State Rep. Erik Fresen’s most recent financial disclosure includes tens of thousands of dollars in income from a company he started called Neighborhood Strategies.
But the company was dissolved — and effectively put out of business — by the state in 2009.
The Miami Republican explained that he still has a few contracts with clients who have been with the company since its dissolution.
“If, in fact, I do have to go back to the [state Division of Corporations] and re-register, I will,” he said, adding that all of the business has been publicly disclosed.
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Florida law prohibits companies that have been administratively dissolved from carrying out any business, except that which is needed to “wind up and liquidate [their] affairs.”
Fresen is seeking re-election to Florida House District 114, which includes parts of Coral Gables, West Miami, Pinecrest and Cutler Bay. He has drawn two challengers: Democrat Daisy Baez and independent Ross Hancock.
A land-use consultant, Fresen formed Neighborhood Strategies in 2005.
He describes the business as “a company of one.” He says he consults on business development projects and assists firms that compete for municipal contracts. He helped one client, an education company called Professional Training Centers, set up an internship program with local hospitals and healthcare clinics, he said.
The company’s other top clients, according to Fresen’s financial disclosure form, are the construction management firm MCM Inc. and the contracting firm Servcor International.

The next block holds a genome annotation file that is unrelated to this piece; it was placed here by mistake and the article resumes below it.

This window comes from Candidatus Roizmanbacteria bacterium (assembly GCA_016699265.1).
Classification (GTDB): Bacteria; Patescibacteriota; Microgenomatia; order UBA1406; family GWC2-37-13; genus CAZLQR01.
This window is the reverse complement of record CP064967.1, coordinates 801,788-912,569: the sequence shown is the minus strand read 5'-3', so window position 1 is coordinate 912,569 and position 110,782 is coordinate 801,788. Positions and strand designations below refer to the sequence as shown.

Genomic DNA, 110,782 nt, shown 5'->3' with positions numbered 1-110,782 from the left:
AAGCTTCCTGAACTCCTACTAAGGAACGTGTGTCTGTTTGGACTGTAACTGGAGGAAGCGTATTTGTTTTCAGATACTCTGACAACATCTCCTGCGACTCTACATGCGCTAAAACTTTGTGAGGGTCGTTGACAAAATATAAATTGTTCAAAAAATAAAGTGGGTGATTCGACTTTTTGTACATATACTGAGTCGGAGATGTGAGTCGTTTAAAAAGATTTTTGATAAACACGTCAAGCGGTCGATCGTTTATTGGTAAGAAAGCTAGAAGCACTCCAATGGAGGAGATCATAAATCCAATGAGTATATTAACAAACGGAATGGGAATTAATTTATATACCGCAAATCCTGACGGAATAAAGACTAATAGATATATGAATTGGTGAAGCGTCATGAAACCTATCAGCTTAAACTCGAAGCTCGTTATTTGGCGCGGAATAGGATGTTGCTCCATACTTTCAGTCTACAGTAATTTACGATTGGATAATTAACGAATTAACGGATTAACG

Neighborhood Strategies was dissolved by the state in 2009 for failure to file an annual report, state records show. Yet, Fresen has been reporting at least $40,000 in annual income from the company since 2010.
He said he has continued using that bank account for business.
“It has always just handled a few transactions,” he said. “They have all been publicly disclosed from day one.”
Lawmakers in Florida are required to disclose their financial interests under the Sunshine Amendment to the state Constitution. Failure to do so could result in a fine or other punishment.
Fresen’s annual income also includes a $150,000 salary from the architectural design firm Civica, and about $30,000 from the state for serving in the Florida House.
This isn’t the first time his financial disclosure forms have drawn scrutiny.
In 2012, the state Ethics Commission found probable cause that Fresen had failed to properly disclose his annual net worth, assets, and liabilities in forms filed from 2008 to 2011.
A year later, Fresen agreed to correct the forms and signed an agreement acknowledging the mistakes. But Fresen and the ethics commission continued to battle because he refused to pay a $1,500 ethics fine assessed to him in 2003.
Fresen contends he was not made aware of the fine until it was no longer enforceable.
Contact Kathleen McGrory at kmcgrory@MiamiHerald.com.